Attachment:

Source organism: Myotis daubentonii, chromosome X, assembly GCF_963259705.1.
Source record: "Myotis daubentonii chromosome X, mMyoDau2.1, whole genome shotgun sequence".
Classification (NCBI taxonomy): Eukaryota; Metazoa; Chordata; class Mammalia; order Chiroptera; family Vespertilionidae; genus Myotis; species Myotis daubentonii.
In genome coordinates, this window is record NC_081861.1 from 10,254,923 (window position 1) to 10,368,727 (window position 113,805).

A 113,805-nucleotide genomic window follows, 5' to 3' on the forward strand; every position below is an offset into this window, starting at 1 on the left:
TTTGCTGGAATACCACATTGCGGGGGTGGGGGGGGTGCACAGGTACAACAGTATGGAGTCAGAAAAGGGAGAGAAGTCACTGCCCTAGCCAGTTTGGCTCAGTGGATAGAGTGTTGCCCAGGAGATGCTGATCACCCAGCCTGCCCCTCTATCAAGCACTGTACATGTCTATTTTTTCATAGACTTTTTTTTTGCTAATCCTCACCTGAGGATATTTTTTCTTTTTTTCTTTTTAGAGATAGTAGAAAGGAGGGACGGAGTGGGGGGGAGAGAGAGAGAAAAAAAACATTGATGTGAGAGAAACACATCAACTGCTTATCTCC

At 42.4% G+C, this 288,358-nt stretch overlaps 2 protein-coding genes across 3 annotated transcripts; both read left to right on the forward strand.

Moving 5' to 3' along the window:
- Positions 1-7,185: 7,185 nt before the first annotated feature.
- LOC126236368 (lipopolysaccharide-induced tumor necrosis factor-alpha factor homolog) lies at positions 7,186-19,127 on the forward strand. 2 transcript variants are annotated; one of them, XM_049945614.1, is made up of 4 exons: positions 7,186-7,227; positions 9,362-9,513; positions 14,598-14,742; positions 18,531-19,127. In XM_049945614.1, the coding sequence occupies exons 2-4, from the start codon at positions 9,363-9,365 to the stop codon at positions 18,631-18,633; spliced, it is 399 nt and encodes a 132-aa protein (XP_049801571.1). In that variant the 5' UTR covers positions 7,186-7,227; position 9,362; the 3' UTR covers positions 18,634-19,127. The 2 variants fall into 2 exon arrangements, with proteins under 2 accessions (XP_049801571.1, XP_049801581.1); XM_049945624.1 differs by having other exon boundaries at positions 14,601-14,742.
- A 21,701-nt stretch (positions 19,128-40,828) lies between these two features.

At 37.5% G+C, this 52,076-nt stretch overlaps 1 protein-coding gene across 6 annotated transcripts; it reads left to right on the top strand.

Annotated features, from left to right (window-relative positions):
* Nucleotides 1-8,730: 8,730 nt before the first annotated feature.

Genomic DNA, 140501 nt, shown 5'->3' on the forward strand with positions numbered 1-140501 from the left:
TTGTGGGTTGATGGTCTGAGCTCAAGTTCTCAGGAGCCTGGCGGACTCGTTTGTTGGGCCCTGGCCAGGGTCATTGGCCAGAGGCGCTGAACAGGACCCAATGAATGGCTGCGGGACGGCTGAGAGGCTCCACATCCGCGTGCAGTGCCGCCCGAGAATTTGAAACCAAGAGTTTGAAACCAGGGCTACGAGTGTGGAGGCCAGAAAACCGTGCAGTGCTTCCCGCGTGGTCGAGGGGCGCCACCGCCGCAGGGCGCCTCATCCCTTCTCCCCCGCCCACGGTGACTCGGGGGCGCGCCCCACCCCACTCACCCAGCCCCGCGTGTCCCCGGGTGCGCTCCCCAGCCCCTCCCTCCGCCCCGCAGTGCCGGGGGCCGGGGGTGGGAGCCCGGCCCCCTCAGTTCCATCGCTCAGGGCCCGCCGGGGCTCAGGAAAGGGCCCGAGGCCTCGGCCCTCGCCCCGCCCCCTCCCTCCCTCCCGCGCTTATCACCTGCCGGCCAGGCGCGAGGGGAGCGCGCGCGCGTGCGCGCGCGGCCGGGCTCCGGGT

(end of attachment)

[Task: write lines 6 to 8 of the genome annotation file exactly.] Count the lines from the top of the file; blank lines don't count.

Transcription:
TTTGCTGGAATACCACATTGCGGGGGTGGGGGGGGTGCACAGGTACAACAGTATGGAGTCAGAAAAGGGAGAGAAGTCACTGCCCTAGCCAGTTTGGCTCAGTGGATAGAGTGTTGCCCAGGAGATGCTGATCACCCAGCCTGCCCCTCTATCAAGCACTGTACATGTCTATTTTTTCATAGACTTTTTTTTTGCTAATCCTCACCTGAGGATATTTTTTCTTTTTTTCTTTTTAGAGATAGTAGAAAGGAGGGACGGAGTGGGGGGGAGAGAGAGAGAAAAAAAACATTGATGTGAGAGAAACACATCAACTGCTTATCTCC

At 42.4% G+C, this 288,358-nt stretch overlaps 2 protein-coding genes across 3 annotated transcripts; both read left to right on the forward strand.

Moving 5' to 3' along the window: